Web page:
Bible Reading: John 14:15-18; 15:26; 16:13

Three times in John chapters 14-16 Jesus refers to the Holy Spirit as the Spirit of Truth [John 14:17; 15:26 and 16:13]. John uses the same phrase twice in his epistles [1 John 4:6; 5:6].

Many years ago I heard Leighton Ford, Billy Graham’s brother-in-law preach.  He said, “For many people everything is relative, and the only absolute that they have is the absolute that there are no absolutes.” God is truth and His laws are the absolutes on which our faith is built. Because the Holy Spirit is God His ministry is a ministry of truth because God is truth.

We see the Holy Spirit as the Spirit of truth manifest in several ways. Firstly, God’s Word is truth and the Holy Spirit was the author of God’s Word. Paul says, “All Scripture is given by inspiration of God” [2 Timothy 3:16]. Peter enlarging on this writes, “Above all, you must realize that no prophecy in Scripture ever came from the prophet’s own understanding, or from human initiative. No, those prophets were moved by the Holy Spirit, and they spoke from God” [2 Peter 1:20-21]. God’s Word is His revelation of truth to man, given through the Holy Spirit. His Word is a treasure house of truth!

Secondly, the Holy Spirit as the Spirit of Truth convicts people of sin [John 16:7-8]. As a young evangelist, I preached at a Methodist Church in the North of England on Isaiah chapter six. Isaiah was convicted of sin as He saw the sovereign God upon His throne. After the meeting we adjourned for tea in the church hall, but I was called back to sanctuary, and found the minister of the church lying on the floor and crying out for mercy. The Holy Spirit had convicted him of sin in his life. May God make us very sensitive to the voice of the Holy Spirit, and may we constantly allow Him to search our hearts.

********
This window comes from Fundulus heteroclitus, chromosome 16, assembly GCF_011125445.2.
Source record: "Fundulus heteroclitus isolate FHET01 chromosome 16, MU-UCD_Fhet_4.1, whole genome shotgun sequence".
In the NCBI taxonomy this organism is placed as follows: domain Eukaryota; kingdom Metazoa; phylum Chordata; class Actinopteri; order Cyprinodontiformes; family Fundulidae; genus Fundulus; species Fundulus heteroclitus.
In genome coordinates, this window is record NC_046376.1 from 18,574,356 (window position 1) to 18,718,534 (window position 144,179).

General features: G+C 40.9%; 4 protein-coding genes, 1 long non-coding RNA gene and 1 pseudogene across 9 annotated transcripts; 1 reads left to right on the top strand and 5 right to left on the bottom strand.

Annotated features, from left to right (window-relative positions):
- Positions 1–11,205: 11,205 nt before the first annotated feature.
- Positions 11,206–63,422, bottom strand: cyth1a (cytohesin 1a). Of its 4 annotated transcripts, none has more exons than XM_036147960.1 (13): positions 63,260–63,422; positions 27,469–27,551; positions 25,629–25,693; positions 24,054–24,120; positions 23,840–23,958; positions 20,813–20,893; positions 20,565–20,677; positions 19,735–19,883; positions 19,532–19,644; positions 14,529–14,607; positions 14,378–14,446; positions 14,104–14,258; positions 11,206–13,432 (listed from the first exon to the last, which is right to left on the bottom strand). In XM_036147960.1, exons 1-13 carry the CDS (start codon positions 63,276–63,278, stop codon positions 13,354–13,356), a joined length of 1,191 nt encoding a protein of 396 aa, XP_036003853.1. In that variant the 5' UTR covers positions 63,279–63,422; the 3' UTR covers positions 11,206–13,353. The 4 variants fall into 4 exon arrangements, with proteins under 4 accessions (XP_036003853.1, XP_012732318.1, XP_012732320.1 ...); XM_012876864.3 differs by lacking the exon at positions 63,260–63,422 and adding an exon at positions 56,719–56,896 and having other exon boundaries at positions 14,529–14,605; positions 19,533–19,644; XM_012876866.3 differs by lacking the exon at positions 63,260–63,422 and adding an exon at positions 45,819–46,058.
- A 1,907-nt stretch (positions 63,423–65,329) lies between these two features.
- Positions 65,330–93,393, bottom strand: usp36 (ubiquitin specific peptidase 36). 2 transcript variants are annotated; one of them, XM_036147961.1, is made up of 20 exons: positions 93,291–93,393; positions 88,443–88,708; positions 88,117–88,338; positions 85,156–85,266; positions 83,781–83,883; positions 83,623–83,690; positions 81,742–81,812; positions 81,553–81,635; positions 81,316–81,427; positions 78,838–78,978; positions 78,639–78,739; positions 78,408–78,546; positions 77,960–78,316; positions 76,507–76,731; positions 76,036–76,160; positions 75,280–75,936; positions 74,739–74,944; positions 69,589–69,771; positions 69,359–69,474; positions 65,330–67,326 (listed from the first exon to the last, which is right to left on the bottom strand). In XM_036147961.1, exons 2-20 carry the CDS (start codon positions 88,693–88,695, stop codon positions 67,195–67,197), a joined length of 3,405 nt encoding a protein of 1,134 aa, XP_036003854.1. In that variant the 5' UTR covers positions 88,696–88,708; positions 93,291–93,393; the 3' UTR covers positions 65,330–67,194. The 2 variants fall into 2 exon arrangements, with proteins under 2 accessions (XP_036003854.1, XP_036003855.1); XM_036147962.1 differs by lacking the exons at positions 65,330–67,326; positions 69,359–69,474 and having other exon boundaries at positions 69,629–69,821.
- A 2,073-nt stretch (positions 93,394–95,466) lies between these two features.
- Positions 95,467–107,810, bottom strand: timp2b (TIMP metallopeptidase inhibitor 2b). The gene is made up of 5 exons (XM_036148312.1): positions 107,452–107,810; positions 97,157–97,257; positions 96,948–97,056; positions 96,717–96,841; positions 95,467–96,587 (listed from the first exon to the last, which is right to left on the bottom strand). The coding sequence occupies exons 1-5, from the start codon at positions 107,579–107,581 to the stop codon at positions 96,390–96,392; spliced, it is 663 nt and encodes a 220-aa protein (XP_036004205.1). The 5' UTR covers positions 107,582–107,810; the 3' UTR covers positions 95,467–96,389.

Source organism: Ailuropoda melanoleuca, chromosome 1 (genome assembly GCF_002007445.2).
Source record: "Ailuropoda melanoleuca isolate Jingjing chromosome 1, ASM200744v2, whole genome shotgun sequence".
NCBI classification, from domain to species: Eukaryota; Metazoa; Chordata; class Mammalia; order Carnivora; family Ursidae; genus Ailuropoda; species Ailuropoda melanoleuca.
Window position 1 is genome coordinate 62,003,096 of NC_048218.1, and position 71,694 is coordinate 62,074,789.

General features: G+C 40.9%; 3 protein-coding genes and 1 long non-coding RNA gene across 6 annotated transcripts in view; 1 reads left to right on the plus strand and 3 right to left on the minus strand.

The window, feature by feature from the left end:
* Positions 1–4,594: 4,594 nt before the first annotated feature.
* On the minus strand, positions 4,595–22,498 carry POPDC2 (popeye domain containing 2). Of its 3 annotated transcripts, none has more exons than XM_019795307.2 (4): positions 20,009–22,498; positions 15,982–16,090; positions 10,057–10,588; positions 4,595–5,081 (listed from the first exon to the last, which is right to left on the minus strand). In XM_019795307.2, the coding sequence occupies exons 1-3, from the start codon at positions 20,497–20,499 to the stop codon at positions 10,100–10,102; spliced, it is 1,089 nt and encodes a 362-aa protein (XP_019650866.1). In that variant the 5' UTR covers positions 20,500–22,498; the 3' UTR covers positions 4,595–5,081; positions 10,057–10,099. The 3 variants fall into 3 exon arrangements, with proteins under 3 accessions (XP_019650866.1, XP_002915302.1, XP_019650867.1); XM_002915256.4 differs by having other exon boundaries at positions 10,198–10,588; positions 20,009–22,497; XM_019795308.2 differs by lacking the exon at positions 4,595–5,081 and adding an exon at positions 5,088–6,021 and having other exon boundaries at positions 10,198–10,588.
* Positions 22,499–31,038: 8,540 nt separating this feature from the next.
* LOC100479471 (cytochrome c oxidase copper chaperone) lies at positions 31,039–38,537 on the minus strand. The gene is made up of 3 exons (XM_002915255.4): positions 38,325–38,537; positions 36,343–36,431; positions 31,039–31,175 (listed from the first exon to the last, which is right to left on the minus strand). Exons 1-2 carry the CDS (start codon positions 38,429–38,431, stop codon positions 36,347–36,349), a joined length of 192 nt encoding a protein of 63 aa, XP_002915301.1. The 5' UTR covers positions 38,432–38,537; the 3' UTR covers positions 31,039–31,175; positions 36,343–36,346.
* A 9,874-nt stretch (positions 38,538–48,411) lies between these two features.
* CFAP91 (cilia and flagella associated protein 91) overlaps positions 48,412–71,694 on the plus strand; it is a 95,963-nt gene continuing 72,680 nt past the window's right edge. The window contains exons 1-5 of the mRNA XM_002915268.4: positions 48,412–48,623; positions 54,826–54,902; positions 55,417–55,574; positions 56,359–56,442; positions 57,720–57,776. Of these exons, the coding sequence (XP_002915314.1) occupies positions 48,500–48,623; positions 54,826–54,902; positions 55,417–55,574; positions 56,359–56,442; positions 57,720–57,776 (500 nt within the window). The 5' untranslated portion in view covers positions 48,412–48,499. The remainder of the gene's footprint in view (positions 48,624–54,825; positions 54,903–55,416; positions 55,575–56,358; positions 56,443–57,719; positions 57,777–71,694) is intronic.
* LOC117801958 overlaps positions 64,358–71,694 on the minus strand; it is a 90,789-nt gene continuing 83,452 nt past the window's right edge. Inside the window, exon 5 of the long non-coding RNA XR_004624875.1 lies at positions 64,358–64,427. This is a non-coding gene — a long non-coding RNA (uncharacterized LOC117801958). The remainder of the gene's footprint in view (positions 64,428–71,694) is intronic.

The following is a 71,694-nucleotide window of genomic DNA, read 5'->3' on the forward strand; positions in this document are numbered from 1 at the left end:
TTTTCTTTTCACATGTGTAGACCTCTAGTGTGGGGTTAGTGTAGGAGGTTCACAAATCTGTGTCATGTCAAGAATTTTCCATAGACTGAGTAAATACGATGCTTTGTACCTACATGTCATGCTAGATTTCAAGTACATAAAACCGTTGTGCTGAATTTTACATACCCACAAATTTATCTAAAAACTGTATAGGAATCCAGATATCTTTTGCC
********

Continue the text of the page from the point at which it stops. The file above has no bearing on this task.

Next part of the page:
Thirdly, the Holy Spirit guides us into all truth [John 16:13]. He is the One who teaches us, and reminds us of everything that Jesus taught [John 14:26]. When we first come to Christ we are as infants, and need to be taught by the Holy Spirit. Yes, He does use godly people to teach us, but in many respects His lessons are more powerful to us when He teaches us directly. Why not ask the Holy Spirit to teach you. The Psalmist wrote, “Show me Your ways, O Lord; Teach me Your paths. Lead me in Your truth and teach me” [Psalm 25:4]. That is the work of the Holy Spirit. Any revelation that comes by the Holy Spirit will never contradict what He has already spoken in the Bible, and will always point to Jesus and glorify Him.


Why is it important that we should spend time every day reading and meditating upon God’s Word?

What does it mean to be convicted and convinced of sin by the Holy Spirit? Why should this always lead to repentance?

Would you pray the prayer today that the Psalmist prayed in Psalm 25 verse 4 and ask the Holy Spirit to teach you?